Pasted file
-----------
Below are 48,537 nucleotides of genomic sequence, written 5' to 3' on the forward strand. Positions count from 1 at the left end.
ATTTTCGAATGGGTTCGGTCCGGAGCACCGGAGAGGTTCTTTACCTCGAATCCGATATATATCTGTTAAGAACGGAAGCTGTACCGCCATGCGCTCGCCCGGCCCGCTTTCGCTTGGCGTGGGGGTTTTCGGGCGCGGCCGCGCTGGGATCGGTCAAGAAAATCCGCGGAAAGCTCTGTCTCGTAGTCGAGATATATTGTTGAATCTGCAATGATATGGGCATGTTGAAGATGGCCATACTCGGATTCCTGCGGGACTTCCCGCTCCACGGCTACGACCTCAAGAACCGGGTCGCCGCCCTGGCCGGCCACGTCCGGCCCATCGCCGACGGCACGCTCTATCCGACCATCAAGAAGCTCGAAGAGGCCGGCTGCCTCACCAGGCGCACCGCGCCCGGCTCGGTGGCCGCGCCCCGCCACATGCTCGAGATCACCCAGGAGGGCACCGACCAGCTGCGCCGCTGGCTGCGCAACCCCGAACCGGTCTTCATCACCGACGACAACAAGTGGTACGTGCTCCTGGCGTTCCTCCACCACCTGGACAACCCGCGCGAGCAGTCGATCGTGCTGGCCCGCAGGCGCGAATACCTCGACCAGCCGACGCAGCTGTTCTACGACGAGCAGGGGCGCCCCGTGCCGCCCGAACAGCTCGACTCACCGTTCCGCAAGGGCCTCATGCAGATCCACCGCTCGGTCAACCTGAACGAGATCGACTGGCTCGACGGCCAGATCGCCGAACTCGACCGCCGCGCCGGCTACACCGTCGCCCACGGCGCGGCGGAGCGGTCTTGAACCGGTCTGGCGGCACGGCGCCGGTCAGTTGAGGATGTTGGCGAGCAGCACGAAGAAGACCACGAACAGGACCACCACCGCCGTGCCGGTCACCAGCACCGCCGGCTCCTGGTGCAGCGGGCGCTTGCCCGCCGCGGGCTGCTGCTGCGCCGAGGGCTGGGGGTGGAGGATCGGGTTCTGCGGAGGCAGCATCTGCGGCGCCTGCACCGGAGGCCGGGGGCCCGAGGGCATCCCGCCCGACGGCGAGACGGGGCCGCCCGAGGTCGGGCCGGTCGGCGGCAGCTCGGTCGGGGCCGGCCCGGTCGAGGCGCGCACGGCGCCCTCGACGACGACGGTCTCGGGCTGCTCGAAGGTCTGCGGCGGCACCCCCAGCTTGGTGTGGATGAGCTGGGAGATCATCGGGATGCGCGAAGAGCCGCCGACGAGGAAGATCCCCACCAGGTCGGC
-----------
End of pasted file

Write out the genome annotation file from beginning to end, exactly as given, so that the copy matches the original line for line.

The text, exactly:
Below are 48,537 nucleotides of genomic sequence, written 5' to 3' on the forward strand. Positions count from 1 at the left end.
ATTTTCGAATGGGTTCGGTCCGGAGCACCGGAGAGGTTCTTTACCTCGAATCCGATATATATCTGTTAAGAACGGAAGCTGTACCGCCATGCGCTCGCCCGGCCCGCTTTCGCTTGGCGTGGGGGTTTTCGGGCGCGGCCGCGCTGGGATCGGTCAAGAAAATCCGCGGAAAGCTCTGTCTCGTAGTCGAGATATATTGTTGAATCTGCAATGATATGGGCATGTTGAAGATGGCCATACTCGGATTCCTGCGGGACTTCCCGCTCCACGGCTACGACCTCAAGAACCGGGTCGCCGCCCTGGCCGGCCACGTCCGGCCCATCGCCGACGGCACGCTCTATCCGACCATCAAGAAGCTCGAAGAGGCCGGCTGCCTCACCAGGCGCACCGCGCCCGGCTCGGTGGCCGCGCCCCGCCACATGCTCGAGATCACCCAGGAGGGCACCGACCAGCTGCGCCGCTGGCTGCGCAACCCCGAACCGGTCTTCATCACCGACGACAACAAGTGGTACGTGCTCCTGGCGTTCCTCCACCACCTGGACAACCCGCGCGAGCAGTCGATCGTGCTGGCCCGCAGGCGCGAATACCTCGACCAGCCGACGCAGCTGTTCTACGACGAGCAGGGGCGCCCCGTGCCGCCCGAACAGCTCGACTCACCGTTCCGCAAGGGCCTCATGCAGATCCACCGCTCGGTCAACCTGAACGAGATCGACTGGCTCGACGGCCAGATCGCCGAACTCGACCGCCGCGCCGGCTACACCGTCGCCCACGGCGCGGCGGAGCGGTCTTGAACCGGTCTGGCGGCACGGCGCCGGTCAGTTGAGGATGTTGGCGAGCAGCACGAAGAAGACCACGAACAGGACCACCACCGCCGTGCCGGTCACCAGCACCGCCGGCTCCTGGTGCAGCGGGCGCTTGCCCGCCGCGGGCTGCTGCTGCGCCGAGGGCTGGGGGTGGAGGATCGGGTTCTGCGGAGGCAGCATCTGCGGCGCCTGCACCGGAGGCCGGGGGCCCGAGGGCATCCCGCCCGACGGCGAGACGGGGCCGCCCGAGGTCGGGCCGGTCGGCGGCAGCTCGGTCGGGGCCGGCCCGGTCGAGGCGCGCACGGCGCCCTCGACGACGACGGTCTCGGGCTGCTCGAAGGTCTGCGGCGGCACCCCCAGCTTGGTGTGGATGAGCTGGGAGATCATCGGGATGCGCGAAGAGCCGCCGACGAGGAAGATCCCCACCAGGTCGGC